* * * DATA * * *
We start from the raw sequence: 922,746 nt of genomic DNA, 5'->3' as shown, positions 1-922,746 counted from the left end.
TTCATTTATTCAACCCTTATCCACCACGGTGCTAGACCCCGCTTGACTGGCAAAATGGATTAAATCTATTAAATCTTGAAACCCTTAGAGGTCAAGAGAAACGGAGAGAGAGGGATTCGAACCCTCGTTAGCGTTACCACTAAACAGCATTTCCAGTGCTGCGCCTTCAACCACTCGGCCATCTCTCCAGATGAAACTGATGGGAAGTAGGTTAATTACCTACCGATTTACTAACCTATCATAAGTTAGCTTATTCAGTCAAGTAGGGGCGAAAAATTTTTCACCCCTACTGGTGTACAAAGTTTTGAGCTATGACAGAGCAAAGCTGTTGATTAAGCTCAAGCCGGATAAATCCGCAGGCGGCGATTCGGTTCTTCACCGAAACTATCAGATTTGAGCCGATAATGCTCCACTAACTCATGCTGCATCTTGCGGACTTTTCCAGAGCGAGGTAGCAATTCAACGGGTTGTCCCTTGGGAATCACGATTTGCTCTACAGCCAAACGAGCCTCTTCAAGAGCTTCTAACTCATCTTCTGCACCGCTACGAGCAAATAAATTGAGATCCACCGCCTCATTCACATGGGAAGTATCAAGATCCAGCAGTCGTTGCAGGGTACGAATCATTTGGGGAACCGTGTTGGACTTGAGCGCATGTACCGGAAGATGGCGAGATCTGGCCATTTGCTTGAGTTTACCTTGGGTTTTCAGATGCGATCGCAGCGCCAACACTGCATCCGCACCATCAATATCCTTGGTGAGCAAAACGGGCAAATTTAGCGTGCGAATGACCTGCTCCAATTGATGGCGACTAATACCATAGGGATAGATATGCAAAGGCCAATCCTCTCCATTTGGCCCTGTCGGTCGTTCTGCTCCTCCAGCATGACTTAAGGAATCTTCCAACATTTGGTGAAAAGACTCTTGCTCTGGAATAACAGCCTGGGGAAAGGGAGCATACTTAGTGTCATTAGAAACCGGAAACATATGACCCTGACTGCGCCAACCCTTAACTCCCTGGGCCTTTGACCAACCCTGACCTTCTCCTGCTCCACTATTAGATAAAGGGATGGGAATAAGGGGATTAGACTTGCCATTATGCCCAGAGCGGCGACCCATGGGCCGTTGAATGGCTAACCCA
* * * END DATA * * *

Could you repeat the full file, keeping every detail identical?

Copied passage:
We start from the raw sequence: 922,746 nt of genomic DNA, 5'->3' as shown, positions 1-922,746 counted from the left end.
TTCATTTATTCAACCCTTATCCACCACGGTGCTAGACCCCGCTTGACTGGCAAAATGGATTAAATCTATTAAATCTTGAAACCCTTAGAGGTCAAGAGAAACGGAGAGAGAGGGATTCGAACCCTCGTTAGCGTTACCACTAAACAGCATTTCCAGTGCTGCGCCTTCAACCACTCGGCCATCTCTCCAGATGAAACTGATGGGAAGTAGGTTAATTACCTACCGATTTACTAACCTATCATAAGTTAGCTTATTCAGTCAAGTAGGGGCGAAAAATTTTTCACCCCTACTGGTGTACAAAGTTTTGAGCTATGACAGAGCAAAGCTGTTGATTAAGCTCAAGCCGGATAAATCCGCAGGCGGCGATTCGGTTCTTCACCGAAACTATCAGATTTGAGCCGATAATGCTCCACTAACTCATGCTGCATCTTGCGGACTTTTCCAGAGCGAGGTAGCAATTCAACGGGTTGTCCCTTGGGAATCACGATTTGCTCTACAGCCAAACGAGCCTCTTCAAGAGCTTCTAACTCATCTTCTGCACCGCTACGAGCAAATAAATTGAGATCCACCGCCTCATTCACATGGGAAGTATCAAGATCCAGCAGTCGTTGCAGGGTACGAATCATTTGGGGAACCGTGTTGGACTTGAGCGCATGTACCGGAAGATGGCGAGATCTGGCCATTTGCTTGAGTTTACCTTGGGTTTTCAGATGCGATCGCAGCGCCAACACTGCATCCGCACCATCAATATCCTTGGTGAGCAAAACGGGCAAATTTAGCGTGCGAATGACCTGCTCCAATTGATGGCGACTAATACCATAGGGATAGATATGCAAAGGCCAATCCTCTCCATTTGGCCCTGTCGGTCGTTCTGCTCCTCCAGCATGACTTAAGGAATCTTCCAACATTTGGTGAAAAGACTCTTGCTCTGGAATAACAGCCTGGGGAAAGGGAGCATACTTAGTGTCATTAGAAACCGGAAACATATGACCCTGACTGCGCCAACCCTTAACTCCCTGGGCCTTTGACCAACCCTGACCTTCTCCTGCTCCACTATTAGATAAAGGGATGGGAATAAGGGGATTAGACTTGCCATTATGCCCAGAGCGGCGACCCATGGGCCGTTGAATGGCTAACCCA